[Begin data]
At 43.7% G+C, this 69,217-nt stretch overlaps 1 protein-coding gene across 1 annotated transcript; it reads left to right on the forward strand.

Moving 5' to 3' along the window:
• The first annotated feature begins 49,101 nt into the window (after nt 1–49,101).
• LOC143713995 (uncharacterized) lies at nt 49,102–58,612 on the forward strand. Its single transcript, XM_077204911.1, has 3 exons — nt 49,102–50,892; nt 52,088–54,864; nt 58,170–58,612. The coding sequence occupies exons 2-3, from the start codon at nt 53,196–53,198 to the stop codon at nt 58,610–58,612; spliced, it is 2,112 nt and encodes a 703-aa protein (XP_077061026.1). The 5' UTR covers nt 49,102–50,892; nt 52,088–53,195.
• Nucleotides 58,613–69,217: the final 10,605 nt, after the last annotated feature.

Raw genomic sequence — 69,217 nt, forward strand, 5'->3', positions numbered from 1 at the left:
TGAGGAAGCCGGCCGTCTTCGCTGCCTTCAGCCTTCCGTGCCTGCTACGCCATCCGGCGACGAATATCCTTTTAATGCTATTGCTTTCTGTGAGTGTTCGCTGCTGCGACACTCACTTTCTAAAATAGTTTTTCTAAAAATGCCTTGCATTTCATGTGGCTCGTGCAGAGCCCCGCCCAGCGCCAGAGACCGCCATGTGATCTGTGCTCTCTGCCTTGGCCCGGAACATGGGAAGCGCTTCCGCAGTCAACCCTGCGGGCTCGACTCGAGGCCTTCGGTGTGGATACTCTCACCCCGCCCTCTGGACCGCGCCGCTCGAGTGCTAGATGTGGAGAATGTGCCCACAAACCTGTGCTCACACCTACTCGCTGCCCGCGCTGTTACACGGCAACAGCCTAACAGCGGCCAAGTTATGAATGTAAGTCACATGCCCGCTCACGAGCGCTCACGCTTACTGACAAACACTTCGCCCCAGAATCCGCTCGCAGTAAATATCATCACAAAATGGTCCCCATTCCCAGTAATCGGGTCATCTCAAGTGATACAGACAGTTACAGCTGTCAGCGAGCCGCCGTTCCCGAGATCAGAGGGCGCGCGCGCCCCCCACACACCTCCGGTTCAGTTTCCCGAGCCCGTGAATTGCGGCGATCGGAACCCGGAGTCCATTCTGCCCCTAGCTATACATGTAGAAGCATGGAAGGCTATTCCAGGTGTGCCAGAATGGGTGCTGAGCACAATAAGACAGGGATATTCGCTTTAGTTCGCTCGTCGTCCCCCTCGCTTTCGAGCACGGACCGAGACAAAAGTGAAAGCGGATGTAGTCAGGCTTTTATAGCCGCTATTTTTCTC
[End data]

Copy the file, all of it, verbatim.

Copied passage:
At 43.7% G+C, this 69,217-nt stretch overlaps 1 protein-coding gene across 1 annotated transcript; it reads left to right on the forward strand.

Moving 5' to 3' along the window:
• The first annotated feature begins 49,101 nt into the window (after nt 1–49,101).
• LOC143713995 (uncharacterized) lies at nt 49,102–58,612 on the forward strand. Its single transcript, XM_077204911.1, has 3 exons — nt 49,102–50,892; nt 52,088–54,864; nt 58,170–58,612. The coding sequence occupies exons 2-3, from the start codon at nt 53,196–53,198 to the stop codon at nt 58,610–58,612; spliced, it is 2,112 nt and encodes a 703-aa protein (XP_077061026.1). The 5' UTR covers nt 49,102–50,892; nt 52,088–53,195.
• Nucleotides 58,613–69,217: the final 10,605 nt, after the last annotated feature.

Raw genomic sequence — 69,217 nt, forward strand, 5'->3', positions numbered from 1 at the left:
TGAGGAAGCCGGCCGTCTTCGCTGCCTTCAGCCTTCCGTGCCTGCTACGCCATCCGGCGACGAATATCCTTTTAATGCTATTGCTTTCTGTGAGTGTTCGCTGCTGCGACACTCACTTTCTAAAATAGTTTTTCTAAAAATGCCTTGCATTTCATGTGGCTCGTGCAGAGCCCCGCCCAGCGCCAGAGACCGCCATGTGATCTGTGCTCTCTGCCTTGGCCCGGAACATGGGAAGCGCTTCCGCAGTCAACCCTGCGGGCTCGACTCGAGGCCTTCGGTGTGGATACTCTCACCCCGCCCTCTGGACCGCGCCGCTCGAGTGCTAGATGTGGAGAATGTGCCCACAAACCTGTGCTCACACCTACTCGCTGCCCGCGCTGTTACACGGCAACAGCCTAACAGCGGCCAAGTTATGAATGTAAGTCACATGCCCGCTCACGAGCGCTCACGCTTACTGACAAACACTTCGCCCCAGAATCCGCTCGCAGTAAATATCATCACAAAATGGTCCCCATTCCCAGTAATCGGGTCATCTCAAGTGATACAGACAGTTACAGCTGTCAGCGAGCCGCCGTTCCCGAGATCAGAGGGCGCGCGCGCCCCCCACACACCTCCGGTTCAGTTTCCCGAGCCCGTGAATTGCGGCGATCGGAACCCGGAGTCCATTCTGCCCCTAGCTATACATGTAGAAGCATGGAAGGCTATTCCAGGTGTGCCAGAATGGGTGCTGAGCACAATAAGACAGGGATATTCGCTTTAGTTCGCTCGTCGTCCCCCTCGCTTTCGAGCACGGACCGAGACAAAAGTGAAAGCGGATGTAGTCAGGCTTTTATAGCCGCTATTTTTCTC